The first words the sold-out Sinclair crowd heard: “We got some disco music.”
Klaus Johann Grobe, a three-piece from Switzerland, kicked the evening off with minimal grooves that subtly recalled a stripped-down Metronomy. Their simple repetitive beats, however, failed to fully entice the audience, as the crowd wandered around the bars occasionally tapping their feet and nodding their heads. The anticipation for Unknown Mortal Orchestra was palpable.
After a regal entrance complete with recorded trumpet fanfares, UMO launched into 2014’s “From the Sun,” the opening track from their record, II. Immediately departing from the recording, UMO pushed the track’s tempo and clarified its usually distorted vocals. With this track alone, frontman Ruban Nielson made it clear: UMO is no longer the lo-fi garage rock band of 2010. Illuminated by oversized lighting fixtures, the band entered into a set marked by improvisation, riffs, and solos that pushed the boundaries of 2015’s acclaimed Multi Love.
UMO riffed on ideas and melodies throughout, allowing older songs to breathe. Moving through the set, UMO freed its music from the distorted and retro recordings to showcase the energy of Nielson’s prolific drummer, Amber Baker, and keyboardist, Quincy McCrary. McCrary is a recent addition to the touring line-up (previously just guitar and bass) as Multi Love prominently features keyboard work throughout.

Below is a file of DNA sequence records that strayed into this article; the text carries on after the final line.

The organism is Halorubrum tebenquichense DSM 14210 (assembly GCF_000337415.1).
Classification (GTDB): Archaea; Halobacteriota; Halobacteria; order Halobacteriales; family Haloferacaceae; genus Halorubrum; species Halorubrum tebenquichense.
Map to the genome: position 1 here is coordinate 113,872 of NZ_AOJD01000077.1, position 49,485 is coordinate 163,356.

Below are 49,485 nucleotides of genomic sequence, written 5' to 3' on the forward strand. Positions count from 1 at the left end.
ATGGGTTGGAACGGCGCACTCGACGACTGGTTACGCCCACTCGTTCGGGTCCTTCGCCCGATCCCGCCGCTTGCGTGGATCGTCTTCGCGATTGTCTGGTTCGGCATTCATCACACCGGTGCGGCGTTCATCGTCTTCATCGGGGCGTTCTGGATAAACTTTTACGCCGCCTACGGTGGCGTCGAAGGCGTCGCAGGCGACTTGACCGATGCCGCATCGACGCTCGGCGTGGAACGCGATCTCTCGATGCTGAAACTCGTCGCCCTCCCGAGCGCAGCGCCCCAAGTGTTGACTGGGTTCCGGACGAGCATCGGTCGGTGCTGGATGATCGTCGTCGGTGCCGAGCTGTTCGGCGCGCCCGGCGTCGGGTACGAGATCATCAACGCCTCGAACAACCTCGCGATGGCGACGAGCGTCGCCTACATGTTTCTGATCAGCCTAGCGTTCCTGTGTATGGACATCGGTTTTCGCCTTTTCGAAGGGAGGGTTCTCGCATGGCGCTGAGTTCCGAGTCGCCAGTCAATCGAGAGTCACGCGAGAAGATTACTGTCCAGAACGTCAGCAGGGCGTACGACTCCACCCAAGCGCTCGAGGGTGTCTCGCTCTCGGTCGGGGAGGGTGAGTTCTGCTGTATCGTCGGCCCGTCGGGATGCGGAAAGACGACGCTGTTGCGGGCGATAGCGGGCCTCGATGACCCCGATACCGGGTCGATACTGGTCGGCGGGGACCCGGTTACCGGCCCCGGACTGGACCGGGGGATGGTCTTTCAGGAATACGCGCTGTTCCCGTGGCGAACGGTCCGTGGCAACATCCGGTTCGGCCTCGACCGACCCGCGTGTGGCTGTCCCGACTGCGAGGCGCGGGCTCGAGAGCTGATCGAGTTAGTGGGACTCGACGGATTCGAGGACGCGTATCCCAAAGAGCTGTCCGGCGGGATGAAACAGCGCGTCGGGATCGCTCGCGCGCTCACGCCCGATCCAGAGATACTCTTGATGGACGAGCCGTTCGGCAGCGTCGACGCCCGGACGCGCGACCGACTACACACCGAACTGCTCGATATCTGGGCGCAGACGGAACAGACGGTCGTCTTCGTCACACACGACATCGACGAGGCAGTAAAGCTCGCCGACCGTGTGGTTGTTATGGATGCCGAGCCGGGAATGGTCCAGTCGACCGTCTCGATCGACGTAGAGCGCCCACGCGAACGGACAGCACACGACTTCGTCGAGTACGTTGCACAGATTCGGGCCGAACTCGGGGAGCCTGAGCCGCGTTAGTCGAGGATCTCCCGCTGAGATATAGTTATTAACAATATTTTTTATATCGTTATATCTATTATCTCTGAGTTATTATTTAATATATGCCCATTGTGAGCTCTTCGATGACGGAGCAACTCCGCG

During “How Can You Luv Me,” Nielson teased the audience with an ending, before creating a reverb-filled sonic atmosphere for his drummer. With McCrary steady on the keys, Baker filled the Sinclair with a pounding solo that left the audience in a state of awe. These moments make UMO’s live tracks vivid; freed from the pallid kick drums that mark their first self-titled album. Baker’s drum fills inspired physical bows throughout the audience, pulling the crowd’s attention away from Nielson throughout the evening. He initially captured the audience with “The World is Crowded,” but yielded to the spectacular keyboard solo that translated an outro into a song of its own. UMO’s impeccable flow owed itself to these extended outros and moments of improvisation, even as Nielson’s reverberating, distorted guitar lacked the same punch his band provided.
“Ffunny Ffrends,” a lo-fi track with grainy vocals and flat kick drums that launched UMO into the indie world, was completely reconstructed live and rooted only in its simple six-chord loop. The track’s flat and repetitive intro evolved into a piano-driven dance track that propelled the crowd almost straight into the encore. The band’s second entrance lacked the excitement and grandeur of the first, but the crowd didn’t care.
By the time Nielson struck and punctuated the chords in “Can’t Keep Checking My Phone,” the Sinclair seemed to entirely forget the band’s origins, dancing to the most upbeat song of the night. UMO traversed its three distinct albums with aplomb and while Nielson stands at the helm, UMO is at its best exploring the territories around its tracks with additional musicians added to the mix.
As the Sinclair streamed out, I overheard two individuals behind me: “wow, you really are always on conference calls.” At least they acknowledged it.
- Setlist Construction
- Nielson's vocal distorion
- Guitar solos eclipsed by band